Monday, December 16, 2013

The Sand Pebbles (1966)

The Sand PebblesSteve McQueen was known for many things-action films, fast cars, motorcycles, a charismatic presence (on screen and off), and his true "tough guy" persona. But with this film, another description moves to the top of that list: Actor. Anyone who doubts what a great actor McQueen was need only watch this film, because his performance here as Jake Holman is simply as good as it gets. "The Sand Pebbles, " directed by Robert Wise, is the story of Holman, a sailor assigned to the U.S. Gunboat, "San Pablo," stationed on the Yangtze River in China in 1926 (the sailors aboard are known as "sand pebbles"). It's primary function is to patrol the river and thereby establish an American presence in China, a country currently experiencing a period of political unrest and impending upheaval. It's a new assignment for Holman, and it suits him just fine; his job is to keep the ship's engines up and running, and because of the size of the ship, he's the only engineer-it's just Jake and his engine. And that's the way he likes it. Holman is a loner by nature, and something of an iconoclast. At one point, when he is asked his opinion of American Foreign Policy and their presence in China, he simply says, "I don't mess with it. It's all look-see-pidgin, somethin' for the officers."

Eventually, however, Holman is nevertheless drawn into the conflict through a series of events that impact him beyond all personal resistance, the most significant being when American lives are threatened throughout China, and Holman and a landing party are sent ashore to protect and escort some missionaries back to the safety of the San Pablo. But at the mission, Holman discovers a way of life, the likes of which he's never known, and for the first time ever, he realizes a sense of belonging. And he likes it. For Holman, however, it may be too late; the political turmoil throughout the country has put the lives of everyone at the mission in peril, including a young missionary named Shirley Eckert (Candice Bergen), with whom Holman has made a connection he simply cannot dispel; for in Shirley, he discerns an innocence and a goodness that compels him, and in which he finds a welcome sense of fulfillment. So what began as a routine mission becomes a salient point in Holman's life, and he is faced with the most important decision he's ever had to make.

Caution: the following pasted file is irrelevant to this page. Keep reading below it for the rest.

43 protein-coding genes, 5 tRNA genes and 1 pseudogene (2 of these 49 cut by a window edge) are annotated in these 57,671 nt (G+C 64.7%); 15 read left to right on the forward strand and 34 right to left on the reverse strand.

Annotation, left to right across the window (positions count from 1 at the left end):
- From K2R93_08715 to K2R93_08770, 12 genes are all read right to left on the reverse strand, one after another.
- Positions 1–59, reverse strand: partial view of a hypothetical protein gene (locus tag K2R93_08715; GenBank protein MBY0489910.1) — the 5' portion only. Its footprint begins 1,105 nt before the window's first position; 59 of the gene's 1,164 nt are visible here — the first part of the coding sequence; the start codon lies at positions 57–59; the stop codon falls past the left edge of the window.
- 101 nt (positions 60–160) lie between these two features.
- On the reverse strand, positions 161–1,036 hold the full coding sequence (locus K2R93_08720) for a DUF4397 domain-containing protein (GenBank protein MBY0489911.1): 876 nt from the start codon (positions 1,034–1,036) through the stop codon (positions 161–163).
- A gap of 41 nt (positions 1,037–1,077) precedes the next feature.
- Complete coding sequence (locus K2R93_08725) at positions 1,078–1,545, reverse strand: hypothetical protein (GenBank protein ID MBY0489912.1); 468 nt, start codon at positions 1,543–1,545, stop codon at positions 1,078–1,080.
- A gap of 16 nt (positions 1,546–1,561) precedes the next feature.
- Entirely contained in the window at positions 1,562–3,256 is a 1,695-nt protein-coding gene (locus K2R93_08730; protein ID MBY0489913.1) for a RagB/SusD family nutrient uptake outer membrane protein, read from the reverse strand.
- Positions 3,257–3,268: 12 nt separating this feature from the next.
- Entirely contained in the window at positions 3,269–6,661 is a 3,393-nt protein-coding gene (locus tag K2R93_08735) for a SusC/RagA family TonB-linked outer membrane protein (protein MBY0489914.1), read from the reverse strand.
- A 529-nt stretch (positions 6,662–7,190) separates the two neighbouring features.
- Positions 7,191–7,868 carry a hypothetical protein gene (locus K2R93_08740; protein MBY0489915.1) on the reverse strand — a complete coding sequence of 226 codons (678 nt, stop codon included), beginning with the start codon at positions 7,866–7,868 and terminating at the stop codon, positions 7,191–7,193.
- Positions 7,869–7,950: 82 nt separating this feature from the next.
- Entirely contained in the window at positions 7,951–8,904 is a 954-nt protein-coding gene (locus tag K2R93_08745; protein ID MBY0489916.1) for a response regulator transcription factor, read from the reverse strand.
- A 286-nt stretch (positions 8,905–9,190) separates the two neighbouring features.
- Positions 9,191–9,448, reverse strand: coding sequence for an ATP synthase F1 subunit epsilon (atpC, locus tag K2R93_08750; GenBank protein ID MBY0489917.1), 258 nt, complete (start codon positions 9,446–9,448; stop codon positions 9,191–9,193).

This is the one for which McQueen should have won an Oscar. As Holman, he demonstrates an emotional range and depth that runs the gamut from almost boyish naivete to a world weary veteran of life who has seen and heard it all. Utterly convincing, he can say more with a slight incline of his head, a slow blink or shifting of his eyes than most actors could say with reams of dialogue at their disposal. He communicates with so much more than words, and there's meaning in everything he says and does-he never wastes a line or a single moment. What he does with this role is magnificent; it's the definitive McQueen performance. His Holman is the personification of the loner, and in creating him he delivers something few actors could ever equal: He's tough, convincing and charming-all at the same time. And he should've taken home The Statue for it.

As Collins, the Captain of the San Pablo, Richard Crenna gives one of his finest performances, as well, and it cemented his transition from television actor to a career on the big screen. After this, there was no going back. His portrayal of the somber, introspective Captain is riveting, and in him you readily perceive Collins' sense of duty and honor, as well as his overwhelming sense of futility and failure. And the urgency with which he grasps his chance for redemption, even in the face of insurmountable odds, is entirely believable as it is consistent with the character he has created.

The superlative supporting cast includes Richard Attenborough (Frenchy), Emmanuelle Arsan (Maily), Mako (Po-han), Larry Gates (Jameson), Charles Robinson (Bordelles), Simon Oakland (Stawski), Ford Rainey (Harris), Joe Turkel (Bronson) and Gavin MacLeod (Crosley). A powerful drama, extremely well crafted and presented by Wise, "The Sand Pebbles" is a great and memorable film that will forever stand as the pinnacle of McQueen's successful career. Jake Holman is a character you will never forget, because there is something of him-that wistful longing to belong, perhaps-in all of us. A timeless classic among classics, this is one of the greatest motion pictures of all time, and is by definition, the magic of the movies.